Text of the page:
The writer offers some solutions and begins with judges: “What is to be done? Regardless of how one feels about immigration reform generally, everyone can agree that we need to restore sanity to immigration court. First, immigration judges should be real judges. Right now, they are employees of the Justice Department, and not genuinely independent.”

He also makes a call for a sort of Civil Gideon, the idea that some civil cases (as opposed to criminal cases) should require representation (immigration cases are considered civil actions): “Congress must also ensure that immigrants get proper legal representation when their basic rights are at stake… a study published this month disclosed that in 70% of cases involving adults with children, there was no legal representation for the family.”

And, obviously, increase capacity. It’s a well-considered piece from somebody who knows of what they speak. Read it, and find the writer’s other missives on immigration and other issues, here:

 Robert Morgenthau: America’s real immigration crisis

Colorado City Settles ‘Debtors Prison’ Case

Nicole Beemsterboer/NPR

Nicole Beemsterboer/NPR

You can add Colorado Springs, Colo., to the list of American cities learning that turning “civil” cases like traffic tickets into jail-time cases might be illegal. National Public Radio did a deep-dive into the situation this week, offering the context that “… debtors’ prisons have long been illegal in the United States. But many courts across the country still send people to jail when they can’t pay their court fines. Last year, the Justice Department stepped in to stop the practice in Ferguson, Mo. And now, in a first, a U.S. city will pay out thousands of dollars to people who were wrongly sent to jail.”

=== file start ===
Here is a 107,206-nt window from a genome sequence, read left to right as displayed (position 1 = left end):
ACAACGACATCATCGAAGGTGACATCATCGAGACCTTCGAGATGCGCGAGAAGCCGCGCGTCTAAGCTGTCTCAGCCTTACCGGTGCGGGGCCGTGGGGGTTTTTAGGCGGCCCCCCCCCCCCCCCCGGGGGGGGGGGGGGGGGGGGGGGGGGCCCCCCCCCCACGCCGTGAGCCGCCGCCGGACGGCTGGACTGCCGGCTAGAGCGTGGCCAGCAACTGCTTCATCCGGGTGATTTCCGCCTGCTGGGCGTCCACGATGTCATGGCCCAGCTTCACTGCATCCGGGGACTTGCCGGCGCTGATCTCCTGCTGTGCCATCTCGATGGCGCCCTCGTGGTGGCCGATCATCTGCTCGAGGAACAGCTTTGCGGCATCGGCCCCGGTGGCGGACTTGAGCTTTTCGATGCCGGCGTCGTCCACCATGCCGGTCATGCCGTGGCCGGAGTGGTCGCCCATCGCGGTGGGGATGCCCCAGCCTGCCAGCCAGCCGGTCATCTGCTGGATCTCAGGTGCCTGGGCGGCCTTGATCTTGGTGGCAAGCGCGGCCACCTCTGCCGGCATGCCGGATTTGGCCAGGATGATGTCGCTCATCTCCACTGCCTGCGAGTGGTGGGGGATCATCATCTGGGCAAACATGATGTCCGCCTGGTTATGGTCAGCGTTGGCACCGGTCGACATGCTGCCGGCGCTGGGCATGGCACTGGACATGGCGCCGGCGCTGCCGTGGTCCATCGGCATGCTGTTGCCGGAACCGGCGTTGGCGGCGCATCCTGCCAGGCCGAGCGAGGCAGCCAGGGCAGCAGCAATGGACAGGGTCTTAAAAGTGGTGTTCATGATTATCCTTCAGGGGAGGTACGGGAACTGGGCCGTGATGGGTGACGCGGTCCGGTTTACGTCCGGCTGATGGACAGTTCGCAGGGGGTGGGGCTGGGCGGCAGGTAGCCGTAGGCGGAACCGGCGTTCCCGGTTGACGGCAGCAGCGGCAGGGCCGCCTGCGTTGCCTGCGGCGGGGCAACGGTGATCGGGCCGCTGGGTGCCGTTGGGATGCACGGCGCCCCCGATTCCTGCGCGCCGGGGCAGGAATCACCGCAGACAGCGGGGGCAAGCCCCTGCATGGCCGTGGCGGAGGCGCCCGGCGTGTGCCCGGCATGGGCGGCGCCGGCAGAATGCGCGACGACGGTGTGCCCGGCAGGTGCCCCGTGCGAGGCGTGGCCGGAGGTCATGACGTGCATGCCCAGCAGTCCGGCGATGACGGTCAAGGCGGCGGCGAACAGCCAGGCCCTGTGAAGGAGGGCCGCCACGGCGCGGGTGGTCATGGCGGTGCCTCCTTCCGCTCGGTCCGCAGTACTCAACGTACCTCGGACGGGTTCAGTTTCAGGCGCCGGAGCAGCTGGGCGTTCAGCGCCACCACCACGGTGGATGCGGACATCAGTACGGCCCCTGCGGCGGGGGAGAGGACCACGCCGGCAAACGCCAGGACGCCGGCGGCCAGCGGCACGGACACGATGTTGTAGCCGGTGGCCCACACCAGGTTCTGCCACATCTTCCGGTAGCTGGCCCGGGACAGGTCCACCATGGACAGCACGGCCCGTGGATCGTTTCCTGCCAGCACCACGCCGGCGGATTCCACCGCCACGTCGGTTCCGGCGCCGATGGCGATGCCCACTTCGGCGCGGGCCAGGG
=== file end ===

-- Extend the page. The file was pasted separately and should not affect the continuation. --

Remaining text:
The NPR story said that Colorado Springs and the American Civil Liberties Union of Colorado announced “… a settlement that will end the practice of jailing people too poor to pay their court fines. The city will even give payouts to people who were incorrectly sent to jail. Last year, the ACLU of Colorado discovered nearly 800 cases where people had gone to jail in Colorado Springs when they couldn’t pay their tickets for minor violations. Most of the people were homeless — and they were ticketed for things such as panhandling or sleeping in a park overnight. The settlement calls for people to receive $125 for each day they were in jail. One man featured in the story, illegally jailed after being fined for holding up a sign at roadside, will receive some $11,000.

NPR quoted ACLU attorney Mark Silverstein explaining that “… putting people in jail when they can’t pay their fines — without giving them alternative options such as community service — has been ruled unconstitutional by the U.S. Supreme Court” and also cited their previous work on the issue: An NPR investigative series in 2014 found the practice is widespread across the country. “The law is supposed to treat us equally,” Silverstein says. “So when people with means can simply pay a fine and move on and then the poor get sentenced to jail, because they’re poor, that’s a two-tiered system of justice that violates the principle of equal protection of the laws.”